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Acquiring Torah 18: Profit

Rabbi Akiva gave five instructions to Rabbi Shimon bar Yochai when Rabbi Akiva was incarcerated in prison (See Berachot 61b): Rabbi Shimon said to him, “Master! Teach me Torah!” Rabbi Akiva said, “I will not teach you (to protect his student from being imprisoned).” Rabbi Shimon said, “If you do not teach me, I will tell Yochai, my father, and he will report you to the government (for more serious crimes than those for which you were imprisoned [Maharsha])!” Rabbi Akiva said to him, “My son! More than the calf wishes to suck, the cow wishes to suckle.” Rabbi Shimon said to him, “But who is in danger? Is it not the calf (the student) that is in danger?” Rabbi Akiva said to him, “1. If you want to get yourself choked, hang yourself from a tall tree. 2. And when you teach your son, teach him with a book that has been corrected from mistakes. 3. Do not cook in a pot in which your friend has cooked. 4. If one wishes to perform a Mitzvah and profit handsomely, he should eat the produce and will have capital. 5. If one wishes to perform a Mitzvah and have a pure body as well, he should marry a woman, and to him, children!” (Pesachim 112a-b)


“If one wishes to perform a Mitzvah and profit handsomely, he should eat the produce; he should lend money to his colleague in need of funds on the basis of that colleagues pledged property. The lender will profit handsomely because, in lieu of repayment, he will eat, meaning, harvest the produce of the property, which will be worth far more money than the money loaned. And, he will have performed a Mitzvah because the borrower will have the capital he requires for business affairs.”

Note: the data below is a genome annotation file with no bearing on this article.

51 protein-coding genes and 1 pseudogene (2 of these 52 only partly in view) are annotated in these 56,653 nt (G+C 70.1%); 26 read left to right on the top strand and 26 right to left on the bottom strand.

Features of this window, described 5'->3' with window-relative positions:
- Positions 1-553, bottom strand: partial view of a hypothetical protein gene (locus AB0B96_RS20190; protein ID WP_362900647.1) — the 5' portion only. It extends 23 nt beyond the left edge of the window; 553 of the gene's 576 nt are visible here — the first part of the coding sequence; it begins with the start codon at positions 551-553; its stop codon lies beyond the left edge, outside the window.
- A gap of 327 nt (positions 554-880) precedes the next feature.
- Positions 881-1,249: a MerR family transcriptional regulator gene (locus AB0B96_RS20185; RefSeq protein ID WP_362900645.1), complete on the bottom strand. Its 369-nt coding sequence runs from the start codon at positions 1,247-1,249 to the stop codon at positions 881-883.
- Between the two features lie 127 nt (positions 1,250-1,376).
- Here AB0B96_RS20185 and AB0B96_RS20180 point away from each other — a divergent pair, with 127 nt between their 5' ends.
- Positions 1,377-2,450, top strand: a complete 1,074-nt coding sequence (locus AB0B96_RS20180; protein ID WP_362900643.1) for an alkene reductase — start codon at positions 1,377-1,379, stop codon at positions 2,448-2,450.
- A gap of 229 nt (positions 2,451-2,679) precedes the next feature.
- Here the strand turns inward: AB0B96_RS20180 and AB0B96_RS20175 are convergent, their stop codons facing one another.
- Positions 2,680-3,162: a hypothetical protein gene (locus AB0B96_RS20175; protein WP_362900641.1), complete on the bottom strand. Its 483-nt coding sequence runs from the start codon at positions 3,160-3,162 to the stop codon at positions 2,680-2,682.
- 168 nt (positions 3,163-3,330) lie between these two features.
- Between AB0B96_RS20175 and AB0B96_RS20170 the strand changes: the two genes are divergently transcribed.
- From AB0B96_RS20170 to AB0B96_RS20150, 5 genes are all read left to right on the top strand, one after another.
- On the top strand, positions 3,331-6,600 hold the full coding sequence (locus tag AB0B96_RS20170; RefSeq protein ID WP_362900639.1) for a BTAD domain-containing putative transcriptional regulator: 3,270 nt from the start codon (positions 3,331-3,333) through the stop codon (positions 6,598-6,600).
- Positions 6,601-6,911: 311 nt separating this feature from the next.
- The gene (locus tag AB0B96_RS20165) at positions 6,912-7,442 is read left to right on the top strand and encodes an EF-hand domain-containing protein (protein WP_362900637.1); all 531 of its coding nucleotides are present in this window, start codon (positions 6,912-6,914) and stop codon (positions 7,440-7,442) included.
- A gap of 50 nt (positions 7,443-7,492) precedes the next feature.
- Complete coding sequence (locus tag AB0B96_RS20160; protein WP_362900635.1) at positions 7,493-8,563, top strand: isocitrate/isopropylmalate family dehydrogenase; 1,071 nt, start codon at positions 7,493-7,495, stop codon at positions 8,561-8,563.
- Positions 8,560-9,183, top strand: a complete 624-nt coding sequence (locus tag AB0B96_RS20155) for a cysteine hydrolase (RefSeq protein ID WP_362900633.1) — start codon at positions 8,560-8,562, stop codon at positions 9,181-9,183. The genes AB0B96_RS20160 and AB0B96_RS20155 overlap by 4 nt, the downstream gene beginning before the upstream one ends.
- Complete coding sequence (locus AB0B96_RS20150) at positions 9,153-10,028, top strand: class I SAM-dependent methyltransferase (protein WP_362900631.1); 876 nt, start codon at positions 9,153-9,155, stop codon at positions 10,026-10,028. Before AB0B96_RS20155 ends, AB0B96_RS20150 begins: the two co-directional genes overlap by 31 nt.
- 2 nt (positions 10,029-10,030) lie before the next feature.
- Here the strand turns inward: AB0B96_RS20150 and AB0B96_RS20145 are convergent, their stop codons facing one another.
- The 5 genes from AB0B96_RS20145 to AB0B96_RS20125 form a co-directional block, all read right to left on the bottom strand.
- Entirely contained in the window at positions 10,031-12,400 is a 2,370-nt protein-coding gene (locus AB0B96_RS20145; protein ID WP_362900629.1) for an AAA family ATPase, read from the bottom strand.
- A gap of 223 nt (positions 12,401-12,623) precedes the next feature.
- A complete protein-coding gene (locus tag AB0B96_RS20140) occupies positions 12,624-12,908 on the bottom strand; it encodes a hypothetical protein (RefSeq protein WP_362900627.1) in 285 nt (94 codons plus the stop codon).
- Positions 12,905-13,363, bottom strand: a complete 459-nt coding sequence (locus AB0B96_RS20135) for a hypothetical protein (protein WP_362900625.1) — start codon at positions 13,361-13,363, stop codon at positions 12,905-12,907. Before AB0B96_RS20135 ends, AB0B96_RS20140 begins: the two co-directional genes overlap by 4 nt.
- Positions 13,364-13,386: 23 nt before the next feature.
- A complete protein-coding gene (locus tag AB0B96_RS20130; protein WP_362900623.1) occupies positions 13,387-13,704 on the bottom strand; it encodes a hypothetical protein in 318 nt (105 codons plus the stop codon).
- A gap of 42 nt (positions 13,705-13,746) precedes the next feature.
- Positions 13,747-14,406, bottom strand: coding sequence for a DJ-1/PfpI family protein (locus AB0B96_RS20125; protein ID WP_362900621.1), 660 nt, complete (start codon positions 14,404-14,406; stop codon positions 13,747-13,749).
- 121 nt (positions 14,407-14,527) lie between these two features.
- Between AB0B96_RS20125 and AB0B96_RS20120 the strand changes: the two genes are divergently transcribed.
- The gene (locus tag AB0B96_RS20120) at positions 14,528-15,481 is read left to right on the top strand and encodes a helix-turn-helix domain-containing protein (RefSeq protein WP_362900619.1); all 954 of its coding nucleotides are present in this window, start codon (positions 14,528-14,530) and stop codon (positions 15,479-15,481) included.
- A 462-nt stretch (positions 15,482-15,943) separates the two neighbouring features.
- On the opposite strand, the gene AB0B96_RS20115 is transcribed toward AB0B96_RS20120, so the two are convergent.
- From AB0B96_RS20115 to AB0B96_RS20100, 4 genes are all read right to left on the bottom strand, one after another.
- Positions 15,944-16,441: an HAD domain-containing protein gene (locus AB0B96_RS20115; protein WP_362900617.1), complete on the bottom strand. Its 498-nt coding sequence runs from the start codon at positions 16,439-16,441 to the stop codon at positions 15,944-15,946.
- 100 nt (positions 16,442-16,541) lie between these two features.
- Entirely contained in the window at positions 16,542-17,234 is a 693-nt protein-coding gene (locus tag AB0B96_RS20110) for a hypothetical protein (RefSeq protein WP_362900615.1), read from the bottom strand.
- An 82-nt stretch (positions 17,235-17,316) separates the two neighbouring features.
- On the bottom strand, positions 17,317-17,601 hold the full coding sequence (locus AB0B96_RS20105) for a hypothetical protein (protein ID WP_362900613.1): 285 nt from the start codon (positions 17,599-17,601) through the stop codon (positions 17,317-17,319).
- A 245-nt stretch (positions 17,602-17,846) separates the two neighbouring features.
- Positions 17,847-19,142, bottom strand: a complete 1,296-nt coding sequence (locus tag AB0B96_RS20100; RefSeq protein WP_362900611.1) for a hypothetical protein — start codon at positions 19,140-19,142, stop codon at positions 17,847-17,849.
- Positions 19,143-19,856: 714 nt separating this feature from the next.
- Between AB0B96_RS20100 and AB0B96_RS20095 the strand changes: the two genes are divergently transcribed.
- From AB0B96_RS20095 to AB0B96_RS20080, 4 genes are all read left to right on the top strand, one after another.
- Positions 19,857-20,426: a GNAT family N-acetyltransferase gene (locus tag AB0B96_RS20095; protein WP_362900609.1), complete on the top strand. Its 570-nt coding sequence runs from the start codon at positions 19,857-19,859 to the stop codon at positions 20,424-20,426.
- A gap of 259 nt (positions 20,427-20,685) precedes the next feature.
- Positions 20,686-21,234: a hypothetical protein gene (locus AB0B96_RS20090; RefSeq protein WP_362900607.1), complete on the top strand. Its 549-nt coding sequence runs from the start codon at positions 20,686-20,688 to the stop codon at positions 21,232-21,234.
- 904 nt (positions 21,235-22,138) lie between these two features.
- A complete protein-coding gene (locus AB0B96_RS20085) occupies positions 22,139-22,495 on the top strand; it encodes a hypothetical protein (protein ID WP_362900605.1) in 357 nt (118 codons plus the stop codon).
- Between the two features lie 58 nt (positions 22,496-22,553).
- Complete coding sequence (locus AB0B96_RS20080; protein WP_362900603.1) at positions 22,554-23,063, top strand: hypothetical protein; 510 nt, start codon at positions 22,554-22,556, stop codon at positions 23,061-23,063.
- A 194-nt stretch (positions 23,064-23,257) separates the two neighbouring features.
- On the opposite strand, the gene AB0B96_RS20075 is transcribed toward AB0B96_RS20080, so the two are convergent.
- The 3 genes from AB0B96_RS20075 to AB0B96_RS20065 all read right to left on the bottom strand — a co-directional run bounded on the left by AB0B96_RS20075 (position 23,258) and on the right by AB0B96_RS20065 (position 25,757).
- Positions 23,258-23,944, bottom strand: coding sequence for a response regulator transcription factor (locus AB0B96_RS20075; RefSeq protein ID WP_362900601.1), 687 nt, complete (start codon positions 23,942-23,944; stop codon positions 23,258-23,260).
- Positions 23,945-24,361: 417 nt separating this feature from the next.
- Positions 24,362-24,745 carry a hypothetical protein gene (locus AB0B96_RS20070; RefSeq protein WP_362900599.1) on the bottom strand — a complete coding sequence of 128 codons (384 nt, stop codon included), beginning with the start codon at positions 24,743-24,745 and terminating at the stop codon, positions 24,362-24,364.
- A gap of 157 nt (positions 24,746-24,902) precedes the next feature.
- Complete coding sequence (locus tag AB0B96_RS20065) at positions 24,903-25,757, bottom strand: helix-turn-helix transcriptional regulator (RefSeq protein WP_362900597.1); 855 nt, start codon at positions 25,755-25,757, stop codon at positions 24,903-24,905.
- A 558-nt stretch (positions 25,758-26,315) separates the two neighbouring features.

My usual problem: Did Rabbi Akiva, at risk of life, use his final moments and last instructions to the Jewish people and their leaders, to offer business advice?

I turn to a recollection, interpretation and application, of a concept I learned in the Chafetz Chaim’s Ahavat Chessed: The leaders of future generations, taught Rabbi Akiva, will have to teach observance as something that immediately benefits people who are otherwise suffering because of their observance and religion.

It is insufficient to speak of the World to Come and spiritual benefits, when people are being tortured for holding onto their Judaism. We cannot address a generation raised with immediate gratification with ethereal ideas, and other-worldly promises. We must ourselves learn how to teach Mitzvot in ways that offer practical benefits. We are commanded to lend money to someone in need, but Rabbi Akiva reminds Rabbi Shimon that we can fulfill the Mitzvah and benefit financially.

This is the lesson of Rabbi Akiva to us as parents and teachers; people who observe the Mitzvot and want to transmit their beauty to their children and students: Focus on the immediate gain of the Mitzvah. Search for its lessons and meaning. Find the practical wisdom in each Mitzvah. Present the Mitzvot as opportunities to grow and benefit; not as obligations.

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